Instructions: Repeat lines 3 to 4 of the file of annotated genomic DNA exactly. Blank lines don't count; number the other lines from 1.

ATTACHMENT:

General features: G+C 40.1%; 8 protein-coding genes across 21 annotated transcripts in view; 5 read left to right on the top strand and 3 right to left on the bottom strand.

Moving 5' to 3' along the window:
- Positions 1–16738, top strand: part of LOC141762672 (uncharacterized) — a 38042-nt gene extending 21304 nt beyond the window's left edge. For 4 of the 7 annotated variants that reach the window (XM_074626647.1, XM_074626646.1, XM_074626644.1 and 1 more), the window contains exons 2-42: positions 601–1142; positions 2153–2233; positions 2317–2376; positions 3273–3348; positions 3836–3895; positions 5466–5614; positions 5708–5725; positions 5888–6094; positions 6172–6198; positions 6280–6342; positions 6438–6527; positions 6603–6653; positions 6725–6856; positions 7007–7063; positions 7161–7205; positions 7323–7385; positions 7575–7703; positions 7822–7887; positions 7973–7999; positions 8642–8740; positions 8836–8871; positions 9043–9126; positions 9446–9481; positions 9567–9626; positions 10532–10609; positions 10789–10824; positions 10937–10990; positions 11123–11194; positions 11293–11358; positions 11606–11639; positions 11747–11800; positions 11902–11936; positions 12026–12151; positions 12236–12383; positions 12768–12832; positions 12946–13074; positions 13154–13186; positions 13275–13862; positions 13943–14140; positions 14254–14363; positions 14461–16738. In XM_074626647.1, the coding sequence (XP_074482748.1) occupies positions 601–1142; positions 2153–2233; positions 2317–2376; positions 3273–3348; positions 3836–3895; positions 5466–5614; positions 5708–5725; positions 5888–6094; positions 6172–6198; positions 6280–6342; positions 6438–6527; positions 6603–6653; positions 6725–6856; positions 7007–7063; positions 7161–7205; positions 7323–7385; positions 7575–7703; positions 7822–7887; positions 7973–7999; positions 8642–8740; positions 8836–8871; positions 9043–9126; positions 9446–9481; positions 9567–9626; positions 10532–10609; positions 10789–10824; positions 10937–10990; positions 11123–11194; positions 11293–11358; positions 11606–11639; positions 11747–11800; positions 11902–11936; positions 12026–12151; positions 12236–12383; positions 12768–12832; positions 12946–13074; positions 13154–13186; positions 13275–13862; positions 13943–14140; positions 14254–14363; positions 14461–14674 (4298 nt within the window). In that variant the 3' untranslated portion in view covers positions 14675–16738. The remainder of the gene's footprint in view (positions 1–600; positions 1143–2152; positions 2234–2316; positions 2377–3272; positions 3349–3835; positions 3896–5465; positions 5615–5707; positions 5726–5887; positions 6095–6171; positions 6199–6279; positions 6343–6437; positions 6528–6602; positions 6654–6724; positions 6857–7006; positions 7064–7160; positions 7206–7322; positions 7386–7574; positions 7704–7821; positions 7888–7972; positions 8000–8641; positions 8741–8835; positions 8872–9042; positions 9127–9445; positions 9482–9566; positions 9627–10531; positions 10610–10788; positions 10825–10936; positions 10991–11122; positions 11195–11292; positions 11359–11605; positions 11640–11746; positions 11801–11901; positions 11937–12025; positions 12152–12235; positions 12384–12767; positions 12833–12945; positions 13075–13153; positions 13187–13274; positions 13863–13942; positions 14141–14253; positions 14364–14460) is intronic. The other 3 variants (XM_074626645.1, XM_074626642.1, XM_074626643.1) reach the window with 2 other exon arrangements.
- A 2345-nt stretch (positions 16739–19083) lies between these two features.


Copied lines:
- Positions 1–16738, top strand: part of LOC141762672 (uncharacterized) — a 38042-nt gene extending 21304 nt beyond the window's left edge. For 4 of the 7 annotated variants that reach the window (XM_074626647.1, XM_074626646.1, XM_074626644.1 and 1 more), the window contains exons 2-42: positions 601–1142; positions 2153–2233; positions 2317–2376; positions 3273–3348; positions 3836–3895; positions 5466–5614; positions 5708–5725; positions 5888–6094; positions 6172–6198; positions 6280–6342; positions 6438–6527; positions 6603–6653; positions 6725–6856; positions 7007–7063; positions 7161–7205; positions 7323–7385; positions 7575–7703; positions 7822–7887; positions 7973–7999; positions 8642–8740; positions 8836–8871; positions 9043–9126; positions 9446–9481; positions 9567–9626; positions 10532–10609; positions 10789–10824; positions 10937–10990; positions 11123–11194; positions 11293–11358; positions 11606–11639; positions 11747–11800; positions 11902–11936; positions 12026–12151; positions 12236–12383; positions 12768–12832; positions 12946–13074; positions 13154–13186; positions 13275–13862; positions 13943–14140; positions 14254–14363; positions 14461–16738. In XM_074626647.1, the coding sequence (XP_074482748.1) occupies positions 601–1142; positions 2153–2233; positions 2317–2376; positions 3273–3348; positions 3836–3895; positions 5466–5614; positions 5708–5725; positions 5888–6094; positions 6172–6198; positions 6280–6342; positions 6438–6527; positions 6603–6653; positions 6725–6856; positions 7007–7063; positions 7161–7205; positions 7323–7385; positions 7575–7703; positions 7822–7887; positions 7973–7999; positions 8642–8740; positions 8836–8871; positions 9043–9126; positions 9446–9481; positions 9567–9626; positions 10532–10609; positions 10789–10824; positions 10937–10990; positions 11123–11194; positions 11293–11358; positions 11606–11639; positions 11747–11800; positions 11902–11936; positions 12026–12151; positions 12236–12383; positions 12768–12832; positions 12946–13074; positions 13154–13186; positions 13275–13862; positions 13943–14140; positions 14254–14363; positions 14461–14674 (4298 nt within the window). In that variant the 3' untranslated portion in view covers positions 14675–16738. The remainder of the gene's footprint in view (positions 1–600; positions 1143–2152; positions 2234–2316; positions 2377–3272; positions 3349–3835; positions 3896–5465; positions 5615–5707; positions 5726–5887; positions 6095–6171; positions 6199–6279; positions 6343–6437; positions 6528–6602; positions 6654–6724; positions 6857–7006; positions 7064–7160; positions 7206–7322; positions 7386–7574; positions 7704–7821; positions 7888–7972; positions 8000–8641; positions 8741–8835; positions 8872–9042; positions 9127–9445; positions 9482–9566; positions 9627–10531; positions 10610–10788; positions 10825–10936; positions 10991–11122; positions 11195–11292; positions 11359–11605; positions 11640–11746; positions 11801–11901; positions 11937–12025; positions 12152–12235; positions 12384–12767; positions 12833–12945; positions 13075–13153; positions 13187–13274; positions 13863–13942; positions 14141–14253; positions 14364–14460) is intronic. The other 3 variants (XM_074626645.1, XM_074626642.1, XM_074626643.1) reach the window with 2 other exon arrangements.
- A 2345-nt stretch (positions 16739–19083) lies between these two features.